The growth of spoken word poetry in the country has been unprecedented in the recent years, thanks to the talented pool of poets and the support from the listening public. Its continuous evolution, however, brings about false impressions of the craft and those who take part in it. Parang fake news, mga mumsh.
We turn to Kooky Tuason, Mark Dimaisip, and Franz Pantaleon—who are all part of the spoken word poetry record, Bigkas Pilipinas: The Album—to clarify common misconceptions about the performance art. Here’s what they tell us.
Misconception 1: Spoken word poetry is a modern, artistic phenomenon.
It’s been around longer than your undying admiration kay crush na may 3-year jowa na. In fact, it’s been here as long as language. “Before we had materials for writing, we went by oral tradition. And even when we had things to write with, we would still recite with our poems,” Franz explains. The newer facet of the art form is its performative side, which Franz thinks is a generational thing. “It goes with how the times have changed and how our language calls to the mediums that we have,” he adds. Even performer styles have trends which result to a homogeneity – sort of.
Misconception 2: It all sounds the same.
There’s variety in the local scene of spoken word poetry, parang your all-time favorite pansit palabok, baks. “They are confining themselves to the things that they have fallen in love with and are afraid to be venturing out and exploring the full depth of the craft,” Franz says. Kooky encourages every poet to find their own voice. “Hindi kasi kailangang magkakapareho tayo kasi magkakaiba naman ang kwento natin,” she explains. TBH, this makes more sense than your cheating boyfie’s excuses.
Misconception 3: It’s a mere fad.
The biggest fad in the world is e-cigarette, bes, not spoken word poetry. “Higit isang dekada na akong nagi-spoken word poetry, I’m still here and we have more to show,” Kooky says. True enough, the local scene has been thriving even before the age of social media. Franz believes it all comes down to passion for the craft. “If you have a lot of ambition but no passion, or you have too much passion but little ambition, then you might not be able to contribute,” he says.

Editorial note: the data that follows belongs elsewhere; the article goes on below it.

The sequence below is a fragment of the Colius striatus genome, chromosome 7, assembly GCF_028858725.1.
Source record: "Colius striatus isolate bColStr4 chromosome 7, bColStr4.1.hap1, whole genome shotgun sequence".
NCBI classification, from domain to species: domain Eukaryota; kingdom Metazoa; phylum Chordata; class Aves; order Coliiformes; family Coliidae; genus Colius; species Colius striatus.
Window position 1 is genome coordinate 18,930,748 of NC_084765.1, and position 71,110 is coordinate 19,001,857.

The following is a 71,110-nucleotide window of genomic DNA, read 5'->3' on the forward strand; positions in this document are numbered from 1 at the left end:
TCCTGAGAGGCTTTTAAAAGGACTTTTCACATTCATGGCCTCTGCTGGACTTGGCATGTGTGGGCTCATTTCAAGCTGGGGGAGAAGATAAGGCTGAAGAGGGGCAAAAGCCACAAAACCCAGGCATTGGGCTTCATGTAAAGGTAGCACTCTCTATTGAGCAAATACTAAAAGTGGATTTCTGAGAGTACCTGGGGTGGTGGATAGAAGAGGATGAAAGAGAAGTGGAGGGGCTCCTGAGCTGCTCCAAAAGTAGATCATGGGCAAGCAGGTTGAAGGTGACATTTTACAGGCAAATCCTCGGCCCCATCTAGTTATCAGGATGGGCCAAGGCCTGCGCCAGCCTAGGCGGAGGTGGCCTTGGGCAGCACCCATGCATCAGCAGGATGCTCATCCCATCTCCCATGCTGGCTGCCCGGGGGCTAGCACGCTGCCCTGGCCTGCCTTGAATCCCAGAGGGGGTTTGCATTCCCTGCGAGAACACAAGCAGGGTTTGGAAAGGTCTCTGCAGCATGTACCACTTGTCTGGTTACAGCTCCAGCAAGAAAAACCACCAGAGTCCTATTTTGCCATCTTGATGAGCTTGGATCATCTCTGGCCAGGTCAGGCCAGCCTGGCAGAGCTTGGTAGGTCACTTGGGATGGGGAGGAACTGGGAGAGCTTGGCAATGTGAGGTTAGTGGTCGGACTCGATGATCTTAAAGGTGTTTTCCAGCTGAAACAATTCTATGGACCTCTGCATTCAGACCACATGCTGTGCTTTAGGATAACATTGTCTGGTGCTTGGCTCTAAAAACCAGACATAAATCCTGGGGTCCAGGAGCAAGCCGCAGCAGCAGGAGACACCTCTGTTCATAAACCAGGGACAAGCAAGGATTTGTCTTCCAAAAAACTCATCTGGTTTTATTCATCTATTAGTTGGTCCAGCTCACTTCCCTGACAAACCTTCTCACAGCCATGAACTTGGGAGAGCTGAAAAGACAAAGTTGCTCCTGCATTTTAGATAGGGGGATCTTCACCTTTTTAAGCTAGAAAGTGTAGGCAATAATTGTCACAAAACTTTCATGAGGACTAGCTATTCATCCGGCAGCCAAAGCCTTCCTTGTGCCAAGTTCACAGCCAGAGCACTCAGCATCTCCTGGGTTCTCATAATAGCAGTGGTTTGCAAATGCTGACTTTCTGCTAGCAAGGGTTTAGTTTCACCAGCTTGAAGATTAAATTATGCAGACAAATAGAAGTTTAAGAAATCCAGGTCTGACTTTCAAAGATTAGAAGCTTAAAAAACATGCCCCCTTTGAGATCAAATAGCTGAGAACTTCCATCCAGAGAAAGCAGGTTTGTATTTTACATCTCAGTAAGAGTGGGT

Misconception 4: It’s just all hugot.
A lot of spoken word poetry is hugot, but not the kind that we’ve come to define it today: hurt and pain from romantic love. “Hugot kasi as a term has evolved into somewhat a rant fest but I feel that it means something good, something deep-seated inside you,” Mark says. The trio also agree that the pre- and post-Gege (‘yung binansagang poster boy ng Pinoy spoken word poetry na si Juan Miguel Severo) era classification of the craft is unfair. “I think ‘yan ‘yung nakalimutan ng nanonood. They just took the dramatic spilling of honesty. Nakalimutan nila ‘yung other good things about his poems, like his rhythm,” Mark explains.
Misconception 5: Spoken word poets are depressed.
Not every spoken word poet is suffering from mental health illnesses. Same lang din kapag sobrang bait sa’yo ni crush, bes. It doesn’t mean agad na bet ka rin niya. “Depression is not a prerequisite for spoken word poetry, too, and you don’t have to suffer for your art,” Franz asserts. Mark agrees, suggesting that artists experiencing depressive episodes should consider rethinking how they do things. On a more personal note, Kooky says her journey— which includes being sexually abused, having to live in a church, and sleeping on its floors with her brother—gives her every right to be depressed. “Writing and art therapy has helped me a lot,” she says, demonstrating that the craft works the other way around. A solution and salvation, that is.